city despite the imposition of a 24 hour curfew as Muslim youths retaliated in turn, and again, the 
innocent were the main victims. Retributive violence also broke out briefly in Plateau State on 
Sunday, 9 July, as news emerged of the deaths of the politicians, occasioning the imposition of the 
state of emergency in the four LGAs. At such times tensions are regularly exacerbated by rumours 
and false reports, usually circulated via text message, claiming that members of the opposite religious 
community are either indulging in or planning some kind of violent activity. By the time such rumours 
are denied by state officials, they have damaged community relations further by heightening suspicion 
and causing terror and apprehension.  

It is vital that indentified sponsors of Boko Haram and other religion-related violence are found and 
prosecuted to the fullest extent of the law, regardless of social standing, as this will assist in ending 
impunity and stemming terrorism. Moreover, given the recent statement by the head of the US 
Africa Command (Africom) that Boko Haram, the Somali Islamist militia al Shabaab and AQIM are 
increasingly seeking to coordinate efforts,xxii and the fact that Somalis and Nigerians have been 
sighted amongst Islamist militia in northern Mali, it is clear that the security implications engendered 
by Boko Haram extend far beyond Nigeria’s borders.  International co-operation and action are vital 
elements to disrupting the organisation’s funders, backers and training network. The group’s stated 
links to international terrorist networks urgently require a comprehensive international approach, 
especially since the de-facto creation of a state in northern Mali in part by a group sympathetic to 
AQIM raises the spectre of a Taliban/Afghanistan-style base for Al Qaeda in West Africa, with all its 
concomitant implications. “Nigeria isn't going to turn into Somalia or Yemen - let alone Iraq or 
Afghanistan - overnight. But if the religiously fuelled violence there is not contained, it might become 
yet another front in the war on terror.”xxiii  

 CSW Press Release http://dynamic.csw.org.uk/article.asp?t=news&id=369  and briefing paper, September and October 
2004 respectively 
 Findings of Visit to Nigeria, CSW, April 2006,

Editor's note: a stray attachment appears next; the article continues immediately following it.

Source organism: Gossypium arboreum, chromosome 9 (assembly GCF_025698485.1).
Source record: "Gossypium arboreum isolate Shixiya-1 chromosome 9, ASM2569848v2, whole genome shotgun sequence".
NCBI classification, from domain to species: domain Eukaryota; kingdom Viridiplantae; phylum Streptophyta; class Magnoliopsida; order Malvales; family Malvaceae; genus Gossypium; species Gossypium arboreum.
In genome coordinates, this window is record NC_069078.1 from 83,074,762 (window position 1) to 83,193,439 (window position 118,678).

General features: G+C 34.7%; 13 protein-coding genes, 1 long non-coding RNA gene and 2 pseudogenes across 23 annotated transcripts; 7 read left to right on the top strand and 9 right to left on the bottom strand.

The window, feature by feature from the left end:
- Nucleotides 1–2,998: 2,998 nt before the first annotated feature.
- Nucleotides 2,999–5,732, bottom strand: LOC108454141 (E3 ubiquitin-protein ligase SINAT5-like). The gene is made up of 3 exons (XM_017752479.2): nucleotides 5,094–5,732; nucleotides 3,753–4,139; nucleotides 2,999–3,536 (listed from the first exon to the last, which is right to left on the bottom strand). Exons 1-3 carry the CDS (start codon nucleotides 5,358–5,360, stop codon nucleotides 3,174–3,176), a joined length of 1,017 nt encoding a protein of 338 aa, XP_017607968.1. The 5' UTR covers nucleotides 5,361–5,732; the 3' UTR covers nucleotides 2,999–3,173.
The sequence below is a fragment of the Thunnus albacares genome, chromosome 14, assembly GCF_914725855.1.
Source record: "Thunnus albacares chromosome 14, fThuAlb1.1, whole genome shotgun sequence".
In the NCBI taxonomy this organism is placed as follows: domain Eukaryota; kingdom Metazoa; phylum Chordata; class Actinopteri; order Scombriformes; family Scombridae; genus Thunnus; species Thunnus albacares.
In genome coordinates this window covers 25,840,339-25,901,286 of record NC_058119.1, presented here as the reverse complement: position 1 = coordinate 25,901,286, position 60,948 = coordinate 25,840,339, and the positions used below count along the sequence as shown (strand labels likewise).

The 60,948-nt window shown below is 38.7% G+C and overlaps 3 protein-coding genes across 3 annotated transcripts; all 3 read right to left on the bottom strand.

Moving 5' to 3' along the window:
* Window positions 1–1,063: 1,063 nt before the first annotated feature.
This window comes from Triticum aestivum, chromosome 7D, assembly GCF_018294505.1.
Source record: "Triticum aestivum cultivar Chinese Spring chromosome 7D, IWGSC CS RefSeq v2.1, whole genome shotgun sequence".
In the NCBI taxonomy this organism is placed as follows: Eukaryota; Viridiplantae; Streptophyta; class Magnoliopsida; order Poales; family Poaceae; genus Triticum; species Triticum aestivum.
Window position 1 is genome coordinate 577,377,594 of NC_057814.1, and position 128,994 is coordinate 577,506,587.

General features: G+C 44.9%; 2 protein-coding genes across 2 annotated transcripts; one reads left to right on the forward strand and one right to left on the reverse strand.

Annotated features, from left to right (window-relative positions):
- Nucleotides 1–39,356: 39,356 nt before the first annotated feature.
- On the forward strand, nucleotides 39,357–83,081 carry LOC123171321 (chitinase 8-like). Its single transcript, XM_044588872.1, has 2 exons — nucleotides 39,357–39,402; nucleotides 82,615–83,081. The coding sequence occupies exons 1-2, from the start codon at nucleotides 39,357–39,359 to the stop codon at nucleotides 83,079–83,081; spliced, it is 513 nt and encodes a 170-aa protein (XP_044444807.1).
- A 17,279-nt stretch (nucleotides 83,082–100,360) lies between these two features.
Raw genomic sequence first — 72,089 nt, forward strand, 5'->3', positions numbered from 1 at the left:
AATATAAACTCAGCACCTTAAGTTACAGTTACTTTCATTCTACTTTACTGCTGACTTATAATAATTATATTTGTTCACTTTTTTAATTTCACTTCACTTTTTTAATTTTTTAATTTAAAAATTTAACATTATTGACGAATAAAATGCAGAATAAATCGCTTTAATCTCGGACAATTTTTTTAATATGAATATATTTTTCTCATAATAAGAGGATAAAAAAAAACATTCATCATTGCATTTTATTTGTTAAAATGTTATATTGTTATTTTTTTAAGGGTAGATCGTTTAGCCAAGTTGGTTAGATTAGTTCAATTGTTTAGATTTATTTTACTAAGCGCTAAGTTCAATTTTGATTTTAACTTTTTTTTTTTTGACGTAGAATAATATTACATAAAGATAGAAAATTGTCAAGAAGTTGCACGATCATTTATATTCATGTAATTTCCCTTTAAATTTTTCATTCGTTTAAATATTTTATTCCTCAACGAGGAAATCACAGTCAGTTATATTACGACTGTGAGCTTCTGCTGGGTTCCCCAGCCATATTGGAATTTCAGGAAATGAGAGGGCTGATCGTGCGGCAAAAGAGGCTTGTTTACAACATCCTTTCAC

See AQIM’s statement of 2/2010 http://www.globalterroralert.com/images/documents/pdf/0210/aqim-the-annihilation- 
 “Boko Haram claims al Qaeda links”, http://www.news24.com/Africa/News/Boko-Haram-claims-al-Qaeda-links-20111124 ; 
Boko Haram seen linked to other terrorist groups, http://www.voanews.com/english/news/africa/west/Boko-Haram-Seen- 
 “Nigeria: Overview of recent violence”, CSW Briefing , 1 January 2012 
 “Military arrest two after attempted Boko Haram bombings in Kano”, 23 March 2012 
 “Two churches targeted in Bauchi”, CSW press release, 4 June 2012, 
 “Nigeria’s Boko Haram claims attack that killed 65”, Buhari Bello,  Jos,  http://uk.reuters.com/article/2012/07/10/uk- 
nigeria-bokoharam-idUKBRE8690XE20120710.  Translation of the full text from English to Hausa courtesy of CSW Nigeria 
 “Nigeria’s Boko Haram claims attacks that killed 65”, Reuters, http://uk.reuters.com/article/2012/07/10/uk-nigeria- 

 Posting NYSC members to troubled states in Nigeria is a sacrifice to th nation –Minister of Youth, 11 July 2012 
 Assistant Secretary of State, Ambassador Johnnie Carsons during “Promise and Peril in Nigeria”, a debate at the Centre 
for Strategic and International Studies on 11 April 2012  
 “No Your Excellency, you missed the point”, Reverend Y S Nmadu , CEO, CSW Nigeria, 24,04,2012 
 Pastor Ayo Oritsejafor, President of the Christian Association of Nigeria (CAN), “ US Policy Towards Nigeria West 
Africa’s Troubled Titan”, Committee on Foreign Affairs Hearing, 10 July 2012, Washington DC 
 “Nigeria: Dantong- Dies, Defeats Death”, Vanguard, 1 July 2012, 
 “Nigeria: Dantong’s death. STF gives six villages 48 hours to evacuate” Leadership, 15 July 2012, 
 “Curfew in Kaduna following bombings of three churches”, CSWpress release, 18 June, 2012, 
 “Africa’s Islamists ‘coordinate efforts’”, Mark Doyle, http://www.bbc.co.uk/news/world-africa-18592789  
 “Is Nigeria the next front in the War on Terror?” Daveed Gartenstein-Ross, Foreign Policy, 3 July 2012